According to research from Webvisible and Nielsen, reported by Marketing Charts, though 63% of consumers and small business owners turn to the internet first for information about local companies and 82% use search engines to do so, only 44% of small businesses have a website and half spend less than 10% of their marketing budget online.
The research finds an accelerating trend toward online media for local search. However, the report says the study uncovers a significant disconnect between the way small business owners act as consumers vs. the way they market their businesses online.
According to the e-tailing group's 11th Annual Mystery Shopping Survey, leading merchants are optimizing merchandising to get sales. Merchants limited-time-only promotions jumped to 42% penetration in 2008 from 18% in 2007. Gift with Purchase showed a measurable decrease perhaps as it is less economical than the other tactics benchmarked. Online Outlets Clearance saw a 14 percent increase in penetration year-over-year, with 86 percent of merchants now deploying this tactic.
According to surveys through 2008 by the Pew Internet and American Life Project, larger percentages of older generations are online now than in the past, and they are doing more activities online. Generation X (not Y) is the most likely group to bank, shop, and look for health information online. Boomers are just as likely as Generation Y to make travel reservations online. And even Silent Generation internet users are competitive when it comes to email.
Common Sense Media recently released a study on the content of ads shown during NFL broadcasts. The report, Broadcast Dysfunction: Sex, Violence, Alcohol and the NFL, reviewed nearly 60 games, more than 180 hours of coverage, watched nearly 6,000 commercials and concluded that "it was impossible to watch a single game without coming up against sex, violence, or Viagra."
Here's an Online wrap of Super Bowls past and present to conclude the Research Brief''s highlights of the "Bowl" phenomenon. The downstream links offer as much detail as a reader would want to pursue. Dean DeBiase, CEO of TNS Media, notes that "... The Super Bowl... demonstrates the impact that truly integrated advertising initiatives can have... marketers work to ensure synergies between... traditional, online and in-store promotional activities, but not to the extent seen in the Super Bowl... the results... should serve as a catalyst to encourage deeper integration across all media platforms year round."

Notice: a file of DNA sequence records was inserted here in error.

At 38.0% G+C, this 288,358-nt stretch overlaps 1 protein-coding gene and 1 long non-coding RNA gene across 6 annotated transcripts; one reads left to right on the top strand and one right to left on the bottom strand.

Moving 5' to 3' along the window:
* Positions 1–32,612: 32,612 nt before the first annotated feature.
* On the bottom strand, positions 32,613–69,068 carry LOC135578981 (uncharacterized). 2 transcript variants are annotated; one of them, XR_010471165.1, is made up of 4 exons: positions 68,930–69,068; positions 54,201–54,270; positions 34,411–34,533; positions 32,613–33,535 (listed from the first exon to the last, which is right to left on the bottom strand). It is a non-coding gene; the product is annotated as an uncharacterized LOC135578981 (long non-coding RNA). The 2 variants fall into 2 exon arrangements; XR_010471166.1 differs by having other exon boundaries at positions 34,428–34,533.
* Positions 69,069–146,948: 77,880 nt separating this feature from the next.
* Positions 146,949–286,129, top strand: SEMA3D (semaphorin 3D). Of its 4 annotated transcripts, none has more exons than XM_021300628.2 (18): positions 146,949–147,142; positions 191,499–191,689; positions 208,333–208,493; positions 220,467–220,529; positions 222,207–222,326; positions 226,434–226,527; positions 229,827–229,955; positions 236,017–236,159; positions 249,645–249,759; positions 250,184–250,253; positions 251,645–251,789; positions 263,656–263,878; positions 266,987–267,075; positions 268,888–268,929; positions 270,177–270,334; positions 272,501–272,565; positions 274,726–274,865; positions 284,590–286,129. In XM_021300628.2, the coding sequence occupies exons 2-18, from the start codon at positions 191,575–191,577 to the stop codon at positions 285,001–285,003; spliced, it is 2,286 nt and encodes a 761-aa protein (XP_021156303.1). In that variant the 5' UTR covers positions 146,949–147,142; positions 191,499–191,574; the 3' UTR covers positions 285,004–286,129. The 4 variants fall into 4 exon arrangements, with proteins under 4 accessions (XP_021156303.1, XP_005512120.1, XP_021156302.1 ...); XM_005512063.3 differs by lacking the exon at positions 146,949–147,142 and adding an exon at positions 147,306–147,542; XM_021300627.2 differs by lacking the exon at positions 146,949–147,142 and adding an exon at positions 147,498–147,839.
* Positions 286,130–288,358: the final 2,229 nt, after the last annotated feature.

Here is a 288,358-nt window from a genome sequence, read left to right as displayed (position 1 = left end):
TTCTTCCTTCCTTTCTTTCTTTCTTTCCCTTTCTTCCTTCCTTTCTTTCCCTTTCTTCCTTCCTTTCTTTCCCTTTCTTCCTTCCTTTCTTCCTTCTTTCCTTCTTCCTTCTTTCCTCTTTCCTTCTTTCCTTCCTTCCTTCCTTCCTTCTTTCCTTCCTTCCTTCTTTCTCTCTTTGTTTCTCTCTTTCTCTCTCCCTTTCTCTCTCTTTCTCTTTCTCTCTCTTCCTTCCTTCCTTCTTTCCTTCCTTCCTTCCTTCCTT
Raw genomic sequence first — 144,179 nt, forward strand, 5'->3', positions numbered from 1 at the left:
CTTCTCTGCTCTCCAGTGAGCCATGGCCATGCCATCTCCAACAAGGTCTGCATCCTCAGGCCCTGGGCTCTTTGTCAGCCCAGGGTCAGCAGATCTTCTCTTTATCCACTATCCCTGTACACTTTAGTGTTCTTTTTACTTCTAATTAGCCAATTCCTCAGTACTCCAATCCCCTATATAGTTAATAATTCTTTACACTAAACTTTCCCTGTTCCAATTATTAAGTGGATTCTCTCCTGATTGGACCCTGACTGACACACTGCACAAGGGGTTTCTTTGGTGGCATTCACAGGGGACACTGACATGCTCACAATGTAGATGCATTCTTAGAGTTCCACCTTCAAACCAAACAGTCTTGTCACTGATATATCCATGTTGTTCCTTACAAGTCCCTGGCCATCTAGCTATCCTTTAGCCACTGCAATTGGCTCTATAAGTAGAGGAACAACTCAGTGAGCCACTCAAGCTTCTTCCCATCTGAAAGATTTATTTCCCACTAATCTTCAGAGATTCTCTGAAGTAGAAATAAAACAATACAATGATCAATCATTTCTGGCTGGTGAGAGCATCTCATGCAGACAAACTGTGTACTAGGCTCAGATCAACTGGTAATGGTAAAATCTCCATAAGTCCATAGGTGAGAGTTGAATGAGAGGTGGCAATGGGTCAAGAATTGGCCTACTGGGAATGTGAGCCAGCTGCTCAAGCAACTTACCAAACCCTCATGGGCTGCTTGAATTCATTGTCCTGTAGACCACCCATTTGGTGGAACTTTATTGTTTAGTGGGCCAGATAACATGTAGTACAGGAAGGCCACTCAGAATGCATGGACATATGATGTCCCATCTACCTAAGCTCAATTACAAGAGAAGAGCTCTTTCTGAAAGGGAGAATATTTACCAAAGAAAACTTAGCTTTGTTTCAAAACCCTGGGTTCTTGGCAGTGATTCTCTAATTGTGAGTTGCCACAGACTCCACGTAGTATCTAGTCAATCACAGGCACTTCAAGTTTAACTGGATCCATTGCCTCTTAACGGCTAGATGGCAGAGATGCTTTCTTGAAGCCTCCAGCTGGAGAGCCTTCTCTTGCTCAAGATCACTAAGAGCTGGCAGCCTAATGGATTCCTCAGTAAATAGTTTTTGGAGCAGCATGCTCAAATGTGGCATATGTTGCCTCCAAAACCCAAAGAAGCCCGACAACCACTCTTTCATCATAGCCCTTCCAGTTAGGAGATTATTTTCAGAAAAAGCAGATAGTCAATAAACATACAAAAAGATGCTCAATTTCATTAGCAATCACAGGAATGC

Nielsen Online reports a 16 percent year-over-year increase in unique visitors to the top 10 newspaper Web sites, growing from 34.6 million unique visitors in December 2007 to 40.1 million in December 2008. The number one online newspaper destination in December 2008, with 18.2 million unique visitors, was the NYTimes.com.. USATODAY.com and washingtonpost.com took the No. 2 and No. 3 spots.
According to the 2008 Personalization Survey from ChoiceStream, 39% of consumers overall are more likely to click on an ad if it is personalized, while that number rises to 58% among those who shop online at least several times a month. The survey finds that the bigger the spender, the greater the interest in personalized ads. Half of those spending more than $250 online over the past six months indicate that they are more willing to click on ads that are personalized. This compares with only 32% of the smallest spenders.
comScore, Inc., in a study of Americans' usage of the job search category, the fastest growing content site category in 2008, found that the category has seen the number of visitors grow 51% to 18.8 million visitors, as millions of Americans find themselves seeking new job opportunities. The final months of the year were some of the most heavily trafficked months of 2008.
According to a new study by the Chief Marketing Officer (CMO) Council, with Satmetrix, 58% of the 480 executives surveyed said their companies do not compensate any employees or executives based on customer loyalty, satisfaction improvements or analytics. 38% said their companies have no programs in place to track or propagate positive word of mouth among customers, and only 29% said their companies rate highly in their ability to handle and resolve customer problems or complaints.
A new study by Bendick and Egan Economic Consultants, released in January, 2009 by the NAACP and Mehri & Skalet, reports data on African-American professionals in the advertising industry in pay, hiring, promotions, assignments, and other areas of employment. The study says that Black college graduates working in advertising earn $.80 for every dollar earned by their White counterparts, and Black managers and professionals are only one-tenth as likely as their White counterparts to earn $100,000 a year.